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Section Header
Bye week heats up ASU rivalry

Photo
SAUL LOEB/Arizona Daily Wildcat
Wildcat defenseive lineman Young Thompson can't wait to get one more crack at the Sun Devils on Friday. The senior is playing in his fourth and final "Duel in the Desert."
By Charles Renning
Arizona Daily Wildcat
Tuesday November 26, 2002

Arizona has not had a week off since the first week of September, and last week's break couldn't have come at a better time, with rival Arizona State coming to Tucson on Friday.

The team was coming off its first conference win of the season, a 52-41 win at California, and an extremely hectic week before that included a player meeting with President Pete Likins.

"The week off was huge," senior quarterback Jason Johnson said. "It allowed us to relax. We've be through so many emotions. We were able to get away from it and not be rushed into a game plan."

"I'm glad we didn't play last week," head coach John Mackovic said. "I don't think we would have been ready emotionally."

The Wildcats were given two days off last week and started preparation for Arizona State on Sunday. Since the game is on a Friday, not a Saturday, Arizona has moved its practice schedule up one day.


With the extra week of preparation for the ASU game, everyone involved in the 76th edition of the "Duel in the Desert" has just that much more time to build up their emotions for Friday's game.

"You don't have to say very much (about the rivalry), because so many other people are talking," Mackovic said.

As is the case with every rivalry game, emotions will play a big role.

Last year, emotions ran high and a fight ensued following the Wildcats' 34-21 victory over the Sun Devils in Tempe.

"We don't like them, and they don't like us," freshman running back Gainus Scott said. "When we go out there, it is a battle until the end."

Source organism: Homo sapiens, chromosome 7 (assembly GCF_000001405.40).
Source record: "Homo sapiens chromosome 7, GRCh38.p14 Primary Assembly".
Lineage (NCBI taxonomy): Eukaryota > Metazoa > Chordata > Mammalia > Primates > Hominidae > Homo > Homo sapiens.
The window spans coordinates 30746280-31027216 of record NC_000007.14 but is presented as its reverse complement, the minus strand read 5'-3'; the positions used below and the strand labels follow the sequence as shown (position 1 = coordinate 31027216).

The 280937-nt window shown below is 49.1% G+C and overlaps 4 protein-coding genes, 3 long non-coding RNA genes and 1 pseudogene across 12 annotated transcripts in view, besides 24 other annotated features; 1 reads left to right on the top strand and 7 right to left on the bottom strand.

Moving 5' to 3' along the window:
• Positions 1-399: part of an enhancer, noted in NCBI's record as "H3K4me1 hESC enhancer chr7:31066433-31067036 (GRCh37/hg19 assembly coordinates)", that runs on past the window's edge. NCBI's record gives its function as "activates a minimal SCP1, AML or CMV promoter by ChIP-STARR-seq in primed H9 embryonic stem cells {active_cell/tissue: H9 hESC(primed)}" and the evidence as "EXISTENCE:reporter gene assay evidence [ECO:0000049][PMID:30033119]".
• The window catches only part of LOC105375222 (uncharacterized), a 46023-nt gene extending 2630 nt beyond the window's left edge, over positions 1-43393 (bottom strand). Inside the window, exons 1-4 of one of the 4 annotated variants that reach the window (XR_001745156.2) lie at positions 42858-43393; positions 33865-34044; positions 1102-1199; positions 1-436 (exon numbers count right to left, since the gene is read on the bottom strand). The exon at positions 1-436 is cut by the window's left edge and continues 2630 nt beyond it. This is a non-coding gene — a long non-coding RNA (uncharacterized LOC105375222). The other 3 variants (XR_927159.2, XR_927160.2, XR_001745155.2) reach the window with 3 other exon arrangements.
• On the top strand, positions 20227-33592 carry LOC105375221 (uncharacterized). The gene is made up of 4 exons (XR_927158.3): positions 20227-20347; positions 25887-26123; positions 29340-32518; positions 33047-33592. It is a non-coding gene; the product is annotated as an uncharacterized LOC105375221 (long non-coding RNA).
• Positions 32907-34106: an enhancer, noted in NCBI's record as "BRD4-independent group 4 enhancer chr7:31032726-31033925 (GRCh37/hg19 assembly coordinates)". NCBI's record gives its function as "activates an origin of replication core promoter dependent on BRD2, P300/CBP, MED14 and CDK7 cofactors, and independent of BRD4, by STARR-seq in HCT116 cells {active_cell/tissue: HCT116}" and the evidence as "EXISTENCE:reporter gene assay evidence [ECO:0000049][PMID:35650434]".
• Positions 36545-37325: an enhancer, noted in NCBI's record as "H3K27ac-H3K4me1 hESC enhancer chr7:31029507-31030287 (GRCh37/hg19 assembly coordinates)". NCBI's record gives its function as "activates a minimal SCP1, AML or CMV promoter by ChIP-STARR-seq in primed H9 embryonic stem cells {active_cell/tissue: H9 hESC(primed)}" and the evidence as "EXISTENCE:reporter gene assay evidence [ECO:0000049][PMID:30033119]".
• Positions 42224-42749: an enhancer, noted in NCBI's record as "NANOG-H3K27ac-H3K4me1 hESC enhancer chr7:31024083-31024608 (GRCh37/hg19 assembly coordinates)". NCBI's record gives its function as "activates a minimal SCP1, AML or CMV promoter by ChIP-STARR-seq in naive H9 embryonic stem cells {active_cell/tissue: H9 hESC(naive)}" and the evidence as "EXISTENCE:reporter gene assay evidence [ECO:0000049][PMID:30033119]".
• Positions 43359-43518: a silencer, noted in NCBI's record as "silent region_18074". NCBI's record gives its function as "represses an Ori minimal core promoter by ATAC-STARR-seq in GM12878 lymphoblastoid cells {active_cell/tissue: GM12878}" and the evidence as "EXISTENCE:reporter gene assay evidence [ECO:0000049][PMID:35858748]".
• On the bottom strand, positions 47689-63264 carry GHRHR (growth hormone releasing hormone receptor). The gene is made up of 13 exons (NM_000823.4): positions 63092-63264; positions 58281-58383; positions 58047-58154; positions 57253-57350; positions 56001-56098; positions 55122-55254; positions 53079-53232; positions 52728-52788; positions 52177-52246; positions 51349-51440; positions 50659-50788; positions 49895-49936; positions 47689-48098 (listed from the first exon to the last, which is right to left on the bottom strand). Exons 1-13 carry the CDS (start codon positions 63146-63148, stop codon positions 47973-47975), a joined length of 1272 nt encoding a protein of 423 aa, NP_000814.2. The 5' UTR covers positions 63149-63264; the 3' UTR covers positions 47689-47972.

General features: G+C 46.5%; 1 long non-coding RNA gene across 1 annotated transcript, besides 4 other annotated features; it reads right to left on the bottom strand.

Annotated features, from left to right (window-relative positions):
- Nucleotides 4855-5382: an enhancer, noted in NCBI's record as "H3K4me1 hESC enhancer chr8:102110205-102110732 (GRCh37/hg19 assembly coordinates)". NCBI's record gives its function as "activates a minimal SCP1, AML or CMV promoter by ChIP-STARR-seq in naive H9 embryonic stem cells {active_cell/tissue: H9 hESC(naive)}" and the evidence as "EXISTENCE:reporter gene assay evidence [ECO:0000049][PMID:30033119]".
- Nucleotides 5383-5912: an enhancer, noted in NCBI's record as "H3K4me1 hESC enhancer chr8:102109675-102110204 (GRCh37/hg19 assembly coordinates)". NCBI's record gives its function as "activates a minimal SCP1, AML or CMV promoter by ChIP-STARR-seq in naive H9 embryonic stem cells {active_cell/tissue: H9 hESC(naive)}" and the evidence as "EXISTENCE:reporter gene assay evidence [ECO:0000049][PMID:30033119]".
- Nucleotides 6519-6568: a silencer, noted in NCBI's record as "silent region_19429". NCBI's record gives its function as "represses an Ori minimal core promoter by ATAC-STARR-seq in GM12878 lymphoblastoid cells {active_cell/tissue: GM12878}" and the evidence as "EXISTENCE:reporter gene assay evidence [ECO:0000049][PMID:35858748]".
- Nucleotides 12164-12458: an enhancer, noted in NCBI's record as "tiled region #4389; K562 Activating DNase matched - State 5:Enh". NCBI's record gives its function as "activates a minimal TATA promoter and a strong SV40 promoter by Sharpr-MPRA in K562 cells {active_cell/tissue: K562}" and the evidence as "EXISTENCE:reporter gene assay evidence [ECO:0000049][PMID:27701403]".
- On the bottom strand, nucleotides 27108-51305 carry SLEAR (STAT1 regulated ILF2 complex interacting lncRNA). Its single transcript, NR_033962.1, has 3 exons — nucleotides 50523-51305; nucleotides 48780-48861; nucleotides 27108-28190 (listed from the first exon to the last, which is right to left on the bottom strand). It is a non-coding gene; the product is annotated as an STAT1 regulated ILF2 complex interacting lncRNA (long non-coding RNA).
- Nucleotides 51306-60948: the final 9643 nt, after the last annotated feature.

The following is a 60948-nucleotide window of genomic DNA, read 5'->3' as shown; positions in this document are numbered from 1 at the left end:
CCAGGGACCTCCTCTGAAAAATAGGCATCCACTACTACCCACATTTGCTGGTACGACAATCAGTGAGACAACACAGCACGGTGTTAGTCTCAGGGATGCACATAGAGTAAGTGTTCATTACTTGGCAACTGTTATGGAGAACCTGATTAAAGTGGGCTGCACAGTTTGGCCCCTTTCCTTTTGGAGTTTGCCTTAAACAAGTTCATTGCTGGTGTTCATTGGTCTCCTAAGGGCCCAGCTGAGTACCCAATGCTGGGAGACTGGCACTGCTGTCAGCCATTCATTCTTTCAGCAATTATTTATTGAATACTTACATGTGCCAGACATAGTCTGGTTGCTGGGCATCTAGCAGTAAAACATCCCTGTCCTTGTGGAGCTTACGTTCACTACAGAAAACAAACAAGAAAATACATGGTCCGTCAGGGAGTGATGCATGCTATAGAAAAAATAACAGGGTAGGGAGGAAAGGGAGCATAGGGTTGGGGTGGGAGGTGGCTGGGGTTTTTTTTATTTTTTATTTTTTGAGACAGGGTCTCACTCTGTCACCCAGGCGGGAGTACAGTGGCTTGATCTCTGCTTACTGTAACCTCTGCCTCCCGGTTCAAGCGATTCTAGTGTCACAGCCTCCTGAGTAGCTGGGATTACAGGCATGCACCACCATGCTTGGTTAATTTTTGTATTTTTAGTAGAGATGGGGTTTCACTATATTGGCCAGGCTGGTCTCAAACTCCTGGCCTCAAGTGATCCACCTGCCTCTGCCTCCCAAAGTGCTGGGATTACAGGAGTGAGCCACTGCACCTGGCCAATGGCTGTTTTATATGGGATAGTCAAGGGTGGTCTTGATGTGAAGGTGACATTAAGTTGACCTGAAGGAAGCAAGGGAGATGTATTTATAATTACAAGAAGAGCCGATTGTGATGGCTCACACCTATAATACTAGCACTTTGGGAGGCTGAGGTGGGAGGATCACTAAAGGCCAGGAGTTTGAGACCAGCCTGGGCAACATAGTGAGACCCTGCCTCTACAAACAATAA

If you want to know how much this rivalry means to someone, talk to senior defensive tackle Young Thompson.

"I hate those guys," he said. "With their namesake and all, they can go back to hell where they are from and burn there."

Thompson even had a brother who played at ASU and still has strong feelings toward the Sun Devils.

"We'll be ready for those guys," Thompson said.


The Wildcats and Sun Devils will be playing Friday's game for the rights to the oldest intercollegiate rivalry trophy in the nation the Territorial Championship Cup.

The cup was given to Tempe Normal School (now ASU) in 1899 after it beat Arizona 11-2. Each year, the winner of the game between the two schools gets to hold onto the trophy until the next season's game.

The teams will also be playing for the Big Game Trophy, which is given to the game's MVP, and the Saguaro Trophy, which is given to the coach of the winning team for the next year.


One of the keys to Friday's game will be the play of both teams' offensive lines. On paper, both teams have very similar stats, but the big difference between the two schools is the sacks.

Arizona ranks last in the Pacific 10 Conference in sacks allowed with 49, while ASU is second in the conference in sacks with 46. A big reason for the Sun Devils' successful pass rush is the presence of junior defensive end Terrell Suggs.

"He's the best pass rusher in college football there isn't any question about that," Mackovic said.

Suggs set the NCAA single-season sacks record with 20 sacks this season, only two behind the entire Wildcat team for the year.

For the Wildcats to be successful, many players agree that they will have to account for Suggs on every play.

"If we want to be successful both running and passing, we have to stop Terrell Suggs," Johnson said.

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